Judge Says Hiring Policy Violates Law
A New York state judge has ordered a Long Island school district to stop requiring its new teachers to give up their eligibility for tenure as a condition of being hired. The unorthodox practice violates state law, he ruled.
The ruling this month by lower-court Justice John S. Lockman invalidated a policy instituted last year by the 10,300-student Middle Country district about 60 miles east of New York City.
The district policy required new staff members to agree to work under renewable contracts and forgo tenure. Another judge overturned a similar policy in the nearby East Islip school system last spring in a decision that is under appeal.
Under state law, teachers get tenure when they are hired for a fourth year in the same district. Justice Lockman said the Middle Country school board’s policy “exhibits a lack of regard for the system of laws by which we are governed, and creates a new creature of logic, waiver by fiat.”
The district’s superintendent, Cecil A. Ramsey, said last week the school board had not yet decided whether to appeal.
Mass. Schools To Share $15 Million
School districts throughout Massachusetts are receiving a total of $15 million in one-time grants aimed at filling financial “potholes.”
The money comes from the state’s 3-year-old foundation-reserve program, through which the legislature sets aside funds to meet urgent school budget needs. State Commissioner of Education Robert V. Antonucci announced last week that the grants for fiscal 1998 were awarded to 96 districts, out of more than 150 applications.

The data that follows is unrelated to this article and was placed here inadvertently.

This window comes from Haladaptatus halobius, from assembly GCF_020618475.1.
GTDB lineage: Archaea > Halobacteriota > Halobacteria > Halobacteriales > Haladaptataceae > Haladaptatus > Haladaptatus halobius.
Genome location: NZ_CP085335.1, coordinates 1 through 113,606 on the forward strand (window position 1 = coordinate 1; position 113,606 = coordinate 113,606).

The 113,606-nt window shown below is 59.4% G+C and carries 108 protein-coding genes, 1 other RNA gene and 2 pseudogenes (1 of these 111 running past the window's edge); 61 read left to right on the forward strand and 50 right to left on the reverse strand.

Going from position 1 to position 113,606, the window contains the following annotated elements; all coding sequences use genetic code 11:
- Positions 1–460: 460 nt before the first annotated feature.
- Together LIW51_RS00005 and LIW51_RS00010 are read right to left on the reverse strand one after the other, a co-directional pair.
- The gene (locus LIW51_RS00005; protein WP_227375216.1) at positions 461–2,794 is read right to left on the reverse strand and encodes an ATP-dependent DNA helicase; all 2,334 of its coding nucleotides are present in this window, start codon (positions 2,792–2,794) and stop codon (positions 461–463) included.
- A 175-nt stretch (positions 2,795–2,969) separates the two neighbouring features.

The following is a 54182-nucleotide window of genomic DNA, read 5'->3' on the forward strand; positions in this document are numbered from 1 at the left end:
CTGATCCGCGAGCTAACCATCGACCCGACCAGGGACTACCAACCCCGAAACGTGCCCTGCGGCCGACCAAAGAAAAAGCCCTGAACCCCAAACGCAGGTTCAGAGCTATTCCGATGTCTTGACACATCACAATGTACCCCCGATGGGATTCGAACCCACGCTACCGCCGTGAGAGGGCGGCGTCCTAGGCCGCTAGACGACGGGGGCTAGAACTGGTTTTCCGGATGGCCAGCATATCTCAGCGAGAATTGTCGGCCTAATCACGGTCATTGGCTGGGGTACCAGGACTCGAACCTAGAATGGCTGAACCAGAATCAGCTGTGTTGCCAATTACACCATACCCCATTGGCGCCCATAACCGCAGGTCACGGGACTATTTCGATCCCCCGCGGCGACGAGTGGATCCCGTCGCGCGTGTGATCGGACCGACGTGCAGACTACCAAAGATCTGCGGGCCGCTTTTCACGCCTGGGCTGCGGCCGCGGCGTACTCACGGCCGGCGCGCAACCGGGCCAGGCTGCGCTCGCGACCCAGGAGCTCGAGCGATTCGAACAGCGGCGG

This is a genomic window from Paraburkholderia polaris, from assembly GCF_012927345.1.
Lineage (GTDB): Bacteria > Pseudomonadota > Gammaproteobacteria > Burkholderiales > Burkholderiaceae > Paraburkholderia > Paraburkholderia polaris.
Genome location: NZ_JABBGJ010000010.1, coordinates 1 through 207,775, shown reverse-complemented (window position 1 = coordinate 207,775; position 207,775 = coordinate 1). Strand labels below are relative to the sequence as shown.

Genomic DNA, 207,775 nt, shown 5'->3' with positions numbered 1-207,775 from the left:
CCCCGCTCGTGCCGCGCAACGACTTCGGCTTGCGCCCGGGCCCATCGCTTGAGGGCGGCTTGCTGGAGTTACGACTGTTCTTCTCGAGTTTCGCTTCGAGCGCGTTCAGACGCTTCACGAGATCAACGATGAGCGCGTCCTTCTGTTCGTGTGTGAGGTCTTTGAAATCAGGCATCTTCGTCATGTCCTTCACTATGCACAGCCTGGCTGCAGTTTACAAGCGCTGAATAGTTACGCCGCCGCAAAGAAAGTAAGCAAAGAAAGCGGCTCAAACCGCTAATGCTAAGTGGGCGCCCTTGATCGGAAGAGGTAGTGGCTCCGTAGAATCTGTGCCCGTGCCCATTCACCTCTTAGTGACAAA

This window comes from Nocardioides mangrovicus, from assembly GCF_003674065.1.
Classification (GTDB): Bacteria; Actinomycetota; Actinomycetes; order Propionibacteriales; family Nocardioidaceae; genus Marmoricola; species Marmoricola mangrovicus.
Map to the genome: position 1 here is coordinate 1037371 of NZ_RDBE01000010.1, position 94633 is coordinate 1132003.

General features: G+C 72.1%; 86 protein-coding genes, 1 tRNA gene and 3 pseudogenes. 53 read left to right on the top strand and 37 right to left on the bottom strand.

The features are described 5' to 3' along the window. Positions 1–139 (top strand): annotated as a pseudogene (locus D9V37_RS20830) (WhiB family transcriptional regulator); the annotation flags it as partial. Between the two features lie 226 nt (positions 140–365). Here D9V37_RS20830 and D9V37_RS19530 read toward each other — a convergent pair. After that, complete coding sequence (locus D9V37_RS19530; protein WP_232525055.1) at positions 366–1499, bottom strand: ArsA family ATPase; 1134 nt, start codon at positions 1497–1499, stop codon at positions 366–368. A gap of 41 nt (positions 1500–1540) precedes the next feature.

The money supplements the $2.3 billion the state doles out to districts according to a school funding formula.
The so-called pothole program this year gave preference to districts that have seen substantial enrollment increases, receive little state aid through the funding formula, and have relatively high local tax burdens.
Fla. School Construction Plan Released
It’s official: Florida Gov. Lawton Chiles has called a special legislative session on school construction for next month.
The Democratic governor announced last week that he will call both houses of the legislature to the state capital in Tallahassee from Nov. 3 through 7 to address “critical problems in overcrowding, major renovations and repair, and fiscal capacity.”
Overcrowding in Florida schools has been in the spotlight since last year. Some officials estimate that the state has up to an $11.1 billion school construction backlog. The crowding stems from the more than 600,000 students who have poured into the state’s schools over the past 10 years.
Legislation passed this year on the issue has “proven to be unworkable,” Mr. Chiles said in an Oct. 22 proclamation. (“Florida’s School-Crowding Woes Offer Fodder for Ongoing Debate,” Sept. 24, 1997.)
Last week, the governor called for a $1.8 billion bond issue--supported by lottery profits--for school construction and renovation; authority for school boards to levy an additional half-cent, local-option tax; and $50 million for school facilities in rural counties.